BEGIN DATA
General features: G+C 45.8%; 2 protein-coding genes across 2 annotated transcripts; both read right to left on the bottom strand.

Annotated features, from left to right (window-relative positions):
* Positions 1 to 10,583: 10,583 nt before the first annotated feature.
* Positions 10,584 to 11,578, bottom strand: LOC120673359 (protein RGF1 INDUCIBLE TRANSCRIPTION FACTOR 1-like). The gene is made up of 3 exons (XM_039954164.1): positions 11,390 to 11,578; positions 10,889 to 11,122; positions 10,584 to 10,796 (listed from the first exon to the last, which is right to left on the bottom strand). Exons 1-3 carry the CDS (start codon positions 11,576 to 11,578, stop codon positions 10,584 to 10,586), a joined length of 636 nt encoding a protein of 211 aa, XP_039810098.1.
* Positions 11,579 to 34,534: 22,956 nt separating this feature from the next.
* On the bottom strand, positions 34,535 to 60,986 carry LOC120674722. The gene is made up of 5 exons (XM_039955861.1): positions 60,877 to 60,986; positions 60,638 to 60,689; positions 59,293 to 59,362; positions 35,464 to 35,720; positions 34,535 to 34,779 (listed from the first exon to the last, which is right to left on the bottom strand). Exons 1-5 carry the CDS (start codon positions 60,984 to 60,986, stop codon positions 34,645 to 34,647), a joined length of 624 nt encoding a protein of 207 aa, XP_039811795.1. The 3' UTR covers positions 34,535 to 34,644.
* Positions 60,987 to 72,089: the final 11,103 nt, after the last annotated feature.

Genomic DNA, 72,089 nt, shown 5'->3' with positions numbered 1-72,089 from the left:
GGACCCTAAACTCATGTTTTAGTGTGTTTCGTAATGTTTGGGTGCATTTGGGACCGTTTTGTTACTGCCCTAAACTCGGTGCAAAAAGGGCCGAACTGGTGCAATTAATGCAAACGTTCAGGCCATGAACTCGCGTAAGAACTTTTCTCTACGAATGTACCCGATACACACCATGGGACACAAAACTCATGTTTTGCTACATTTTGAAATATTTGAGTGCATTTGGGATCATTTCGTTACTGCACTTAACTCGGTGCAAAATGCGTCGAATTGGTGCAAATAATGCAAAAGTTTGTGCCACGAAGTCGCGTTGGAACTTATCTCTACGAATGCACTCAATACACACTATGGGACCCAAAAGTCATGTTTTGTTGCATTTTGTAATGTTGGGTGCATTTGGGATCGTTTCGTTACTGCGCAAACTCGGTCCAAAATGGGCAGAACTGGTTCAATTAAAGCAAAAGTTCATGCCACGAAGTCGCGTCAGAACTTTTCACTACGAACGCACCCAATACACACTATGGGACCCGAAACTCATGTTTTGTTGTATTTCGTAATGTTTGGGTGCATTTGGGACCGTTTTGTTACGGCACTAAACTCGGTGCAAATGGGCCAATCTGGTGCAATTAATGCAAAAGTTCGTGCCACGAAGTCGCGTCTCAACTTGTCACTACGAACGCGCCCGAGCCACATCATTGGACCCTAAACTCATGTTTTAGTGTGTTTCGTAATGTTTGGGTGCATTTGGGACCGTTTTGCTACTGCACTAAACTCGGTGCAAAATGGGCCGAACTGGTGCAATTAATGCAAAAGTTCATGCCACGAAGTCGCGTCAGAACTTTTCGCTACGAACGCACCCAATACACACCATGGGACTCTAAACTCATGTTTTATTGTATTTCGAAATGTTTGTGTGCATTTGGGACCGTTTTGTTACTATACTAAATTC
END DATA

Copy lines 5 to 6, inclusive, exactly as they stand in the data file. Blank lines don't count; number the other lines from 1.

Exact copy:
* Positions 11,579 to 34,534: 22,956 nt separating this feature from the next.
* On the bottom strand, positions 34,535 to 60,986 carry LOC120674722. The gene is made up of 5 exons (XM_039955861.1): positions 60,877 to 60,986; positions 60,638 to 60,689; positions 59,293 to 59,362; positions 35,464 to 35,720; positions 34,535 to 34,779 (listed from the first exon to the last, which is right to left on the bottom strand). Exons 1-5 carry the CDS (start codon positions 60,984 to 60,986, stop codon positions 34,645 to 34,647), a joined length of 624 nt encoding a protein of 207 aa, XP_039811795.1. The 3' UTR covers positions 34,535 to 34,644.